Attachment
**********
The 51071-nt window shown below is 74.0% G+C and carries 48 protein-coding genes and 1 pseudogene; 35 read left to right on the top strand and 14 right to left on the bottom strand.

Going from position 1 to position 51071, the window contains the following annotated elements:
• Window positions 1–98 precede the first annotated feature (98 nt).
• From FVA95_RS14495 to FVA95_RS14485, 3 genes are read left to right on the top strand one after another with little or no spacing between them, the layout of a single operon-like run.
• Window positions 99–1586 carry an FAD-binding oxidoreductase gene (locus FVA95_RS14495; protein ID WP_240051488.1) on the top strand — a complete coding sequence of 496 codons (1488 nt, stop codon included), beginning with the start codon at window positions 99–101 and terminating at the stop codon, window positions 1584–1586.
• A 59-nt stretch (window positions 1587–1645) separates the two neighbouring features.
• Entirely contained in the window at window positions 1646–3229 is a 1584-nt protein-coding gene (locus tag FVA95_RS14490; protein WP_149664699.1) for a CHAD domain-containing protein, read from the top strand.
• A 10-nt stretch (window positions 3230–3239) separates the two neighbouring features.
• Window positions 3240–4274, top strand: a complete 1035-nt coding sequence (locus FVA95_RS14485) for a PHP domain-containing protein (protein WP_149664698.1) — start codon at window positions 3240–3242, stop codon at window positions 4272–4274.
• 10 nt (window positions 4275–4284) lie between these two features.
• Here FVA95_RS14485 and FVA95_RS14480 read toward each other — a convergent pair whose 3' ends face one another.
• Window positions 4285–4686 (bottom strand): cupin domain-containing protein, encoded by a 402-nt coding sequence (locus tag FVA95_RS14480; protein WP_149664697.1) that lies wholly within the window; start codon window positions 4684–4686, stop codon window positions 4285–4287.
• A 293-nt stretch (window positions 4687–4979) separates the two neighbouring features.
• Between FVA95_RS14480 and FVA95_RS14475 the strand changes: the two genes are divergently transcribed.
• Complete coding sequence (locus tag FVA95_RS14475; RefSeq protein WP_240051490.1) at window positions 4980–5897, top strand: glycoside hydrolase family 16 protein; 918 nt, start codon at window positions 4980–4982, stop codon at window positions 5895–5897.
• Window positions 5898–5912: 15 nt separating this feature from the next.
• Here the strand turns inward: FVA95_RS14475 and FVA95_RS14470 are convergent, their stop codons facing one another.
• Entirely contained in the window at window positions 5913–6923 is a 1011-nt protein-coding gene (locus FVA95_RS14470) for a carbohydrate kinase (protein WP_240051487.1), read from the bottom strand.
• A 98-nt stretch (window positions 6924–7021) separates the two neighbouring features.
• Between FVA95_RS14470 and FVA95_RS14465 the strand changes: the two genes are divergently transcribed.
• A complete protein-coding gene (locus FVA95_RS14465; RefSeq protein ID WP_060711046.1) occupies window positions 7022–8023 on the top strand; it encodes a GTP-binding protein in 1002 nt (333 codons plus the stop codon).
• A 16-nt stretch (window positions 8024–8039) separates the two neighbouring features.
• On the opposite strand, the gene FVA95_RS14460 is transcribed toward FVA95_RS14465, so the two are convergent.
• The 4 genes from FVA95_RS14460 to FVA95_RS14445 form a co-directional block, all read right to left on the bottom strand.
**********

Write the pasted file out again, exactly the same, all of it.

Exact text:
The 51071-nt window shown below is 74.0% G+C and carries 48 protein-coding genes and 1 pseudogene; 35 read left to right on the top strand and 14 right to left on the bottom strand.

Going from position 1 to position 51071, the window contains the following annotated elements:
• Window positions 1–98 precede the first annotated feature (98 nt).
• From FVA95_RS14495 to FVA95_RS14485, 3 genes are read left to right on the top strand one after another with little or no spacing between them, the layout of a single operon-like run.
• Window positions 99–1586 carry an FAD-binding oxidoreductase gene (locus FVA95_RS14495; protein ID WP_240051488.1) on the top strand — a complete coding sequence of 496 codons (1488 nt, stop codon included), beginning with the start codon at window positions 99–101 and terminating at the stop codon, window positions 1584–1586.
• A 59-nt stretch (window positions 1587–1645) separates the two neighbouring features.
• Entirely contained in the window at window positions 1646–3229 is a 1584-nt protein-coding gene (locus tag FVA95_RS14490; protein WP_149664699.1) for a CHAD domain-containing protein, read from the top strand.
• A 10-nt stretch (window positions 3230–3239) separates the two neighbouring features.
• Window positions 3240–4274, top strand: a complete 1035-nt coding sequence (locus FVA95_RS14485) for a PHP domain-containing protein (protein WP_149664698.1) — start codon at window positions 3240–3242, stop codon at window positions 4272–4274.
• 10 nt (window positions 4275–4284) lie between these two features.
• Here FVA95_RS14485 and FVA95_RS14480 read toward each other — a convergent pair whose 3' ends face one another.
• Window positions 4285–4686 (bottom strand): cupin domain-containing protein, encoded by a 402-nt coding sequence (locus tag FVA95_RS14480; protein WP_149664697.1) that lies wholly within the window; start codon window positions 4684–4686, stop codon window positions 4285–4287.
• A 293-nt stretch (window positions 4687–4979) separates the two neighbouring features.
• Between FVA95_RS14480 and FVA95_RS14475 the strand changes: the two genes are divergently transcribed.
• Complete coding sequence (locus tag FVA95_RS14475; RefSeq protein WP_240051490.1) at window positions 4980–5897, top strand: glycoside hydrolase family 16 protein; 918 nt, start codon at window positions 4980–4982, stop codon at window positions 5895–5897.
• Window positions 5898–5912: 15 nt separating this feature from the next.
• Here the strand turns inward: FVA95_RS14475 and FVA95_RS14470 are convergent, their stop codons facing one another.
• Entirely contained in the window at window positions 5913–6923 is a 1011-nt protein-coding gene (locus FVA95_RS14470) for a carbohydrate kinase (protein WP_240051487.1), read from the bottom strand.
• A 98-nt stretch (window positions 6924–7021) separates the two neighbouring features.
• Between FVA95_RS14470 and FVA95_RS14465 the strand changes: the two genes are divergently transcribed.
• A complete protein-coding gene (locus FVA95_RS14465; RefSeq protein ID WP_060711046.1) occupies window positions 7022–8023 on the top strand; it encodes a GTP-binding protein in 1002 nt (333 codons plus the stop codon).
• A 16-nt stretch (window positions 8024–8039) separates the two neighbouring features.
• On the opposite strand, the gene FVA95_RS14460 is transcribed toward FVA95_RS14465, so the two are convergent.
• The 4 genes from FVA95_RS14460 to FVA95_RS14445 form a co-directional block, all read right to left on the bottom strand.